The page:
author = "K.A. Christian and C.R. Tracy",
year = "1985",
doi = "10.1007/BF00378565",
language = "English",
volume = "66",
pages = "132--140",
journal = "Oecologia",
issn = "0029-8549",
publisher = "Springer-Verlag London Ltd.",
number = "1",

}

Physical and biotic determinants of space utilization by the Galapagos land iguana (Conolophus pallidus). / Christian, K.A.; Tracy, C.R.

In: Oecologia, Vol. 66, No. 1, 1985, p. 132-140.

Research output: Contribution to journalArticleResearchpeer-review

TY - JOUR

T1 - Physical and biotic determinants of space utilization by the Galapagos land iguana (Conolophus pallidus)

AU - Christian, K.A.

AU - Tracy, C.R.

PY - 1985

Y1 - 1985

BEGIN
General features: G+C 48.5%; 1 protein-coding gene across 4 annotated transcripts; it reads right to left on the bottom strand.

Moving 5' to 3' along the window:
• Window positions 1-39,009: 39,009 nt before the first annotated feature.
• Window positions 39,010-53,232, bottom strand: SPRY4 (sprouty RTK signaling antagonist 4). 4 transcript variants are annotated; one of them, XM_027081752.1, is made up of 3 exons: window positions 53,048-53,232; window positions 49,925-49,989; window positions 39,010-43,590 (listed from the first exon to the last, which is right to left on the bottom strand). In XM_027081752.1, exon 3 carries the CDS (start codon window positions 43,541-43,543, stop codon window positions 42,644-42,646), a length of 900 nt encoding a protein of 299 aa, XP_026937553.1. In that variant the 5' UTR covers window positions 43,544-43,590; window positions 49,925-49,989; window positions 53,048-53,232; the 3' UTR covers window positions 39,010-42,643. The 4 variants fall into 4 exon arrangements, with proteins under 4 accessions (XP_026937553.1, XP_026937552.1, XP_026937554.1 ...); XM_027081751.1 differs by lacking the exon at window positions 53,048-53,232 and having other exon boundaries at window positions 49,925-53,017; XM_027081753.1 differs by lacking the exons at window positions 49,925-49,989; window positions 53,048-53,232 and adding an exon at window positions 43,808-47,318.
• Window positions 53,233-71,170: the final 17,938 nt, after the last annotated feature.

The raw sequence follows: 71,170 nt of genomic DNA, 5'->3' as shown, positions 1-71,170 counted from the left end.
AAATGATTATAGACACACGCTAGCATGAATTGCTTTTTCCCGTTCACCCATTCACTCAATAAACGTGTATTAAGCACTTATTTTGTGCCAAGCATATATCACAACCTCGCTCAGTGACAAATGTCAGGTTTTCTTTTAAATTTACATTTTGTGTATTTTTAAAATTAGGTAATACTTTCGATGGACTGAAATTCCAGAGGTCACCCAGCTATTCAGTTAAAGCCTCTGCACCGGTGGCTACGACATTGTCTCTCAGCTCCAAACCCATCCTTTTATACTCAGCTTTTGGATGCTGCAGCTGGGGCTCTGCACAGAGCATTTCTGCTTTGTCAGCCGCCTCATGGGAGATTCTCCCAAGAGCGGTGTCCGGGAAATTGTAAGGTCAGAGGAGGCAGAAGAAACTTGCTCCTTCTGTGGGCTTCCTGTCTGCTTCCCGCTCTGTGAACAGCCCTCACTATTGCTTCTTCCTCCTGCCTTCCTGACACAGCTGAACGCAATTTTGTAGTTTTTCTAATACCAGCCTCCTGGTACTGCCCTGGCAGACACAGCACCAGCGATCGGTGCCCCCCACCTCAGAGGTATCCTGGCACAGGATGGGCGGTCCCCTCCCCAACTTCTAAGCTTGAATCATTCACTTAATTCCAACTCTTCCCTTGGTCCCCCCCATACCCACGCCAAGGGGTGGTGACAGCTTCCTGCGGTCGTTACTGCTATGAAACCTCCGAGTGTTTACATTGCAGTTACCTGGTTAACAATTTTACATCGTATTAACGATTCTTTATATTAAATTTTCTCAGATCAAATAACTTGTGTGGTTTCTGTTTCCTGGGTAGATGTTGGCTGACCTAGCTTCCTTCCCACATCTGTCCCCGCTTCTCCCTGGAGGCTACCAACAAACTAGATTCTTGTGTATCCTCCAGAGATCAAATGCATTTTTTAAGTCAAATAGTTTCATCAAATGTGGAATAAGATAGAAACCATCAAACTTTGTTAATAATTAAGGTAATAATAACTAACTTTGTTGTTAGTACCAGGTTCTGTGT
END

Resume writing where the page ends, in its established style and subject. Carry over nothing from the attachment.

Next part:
N2 - Home ranges of the Galapagos land iguana (Conolophus pallidus) were examined with respect to food availability and the thermal environment. Activity patterns, the amount of space used per day, and time required to use the entire home range were also investigated. The effects of, and the relationships between, these factors vary seasonally, as do home range sizes and preferred body temperatures. Food supplementation experiments resulted in only temporary reductions in use of space. Home range sizes were not different between the seasons with the least (Fall) and the most (Hot) food availalble, but home ranges were significantly smaller in Garua when food supplies were low, but not as low as in Fall. Calculations of metabolic expenditures in each season suggests that food availability alone does not explain seasonal patterns of home range size in this species. The thermal environment within each home range was characterized by microclimatic measurements and measurements of the area of sun, shade, and semi-shade. An index with units of m2h was used to quantify the thermal quality of each home range. Iguanas exploited optimal (with respect to body temperature) conditions more than would be expected from random use of their home ranges. Thermal transients (due to large body size) and optimal conditions were exploited to the largest degree in Fall. During Garua, low metabolic rates and time constraints imposed by an abundance of stressful thermal environments may result in small home ranges. In Fall, increased temperatures cause higher metabolic rates and allow more time for exploitation of the cooler portions of the home range, hence, home range sizes increase. In the Hot season, there is abundant food and optimal thermal conditions, but home ranges remain large. Searching for preferred foods may cause the large home ranges in this season. © 1985 Springer-Verlag.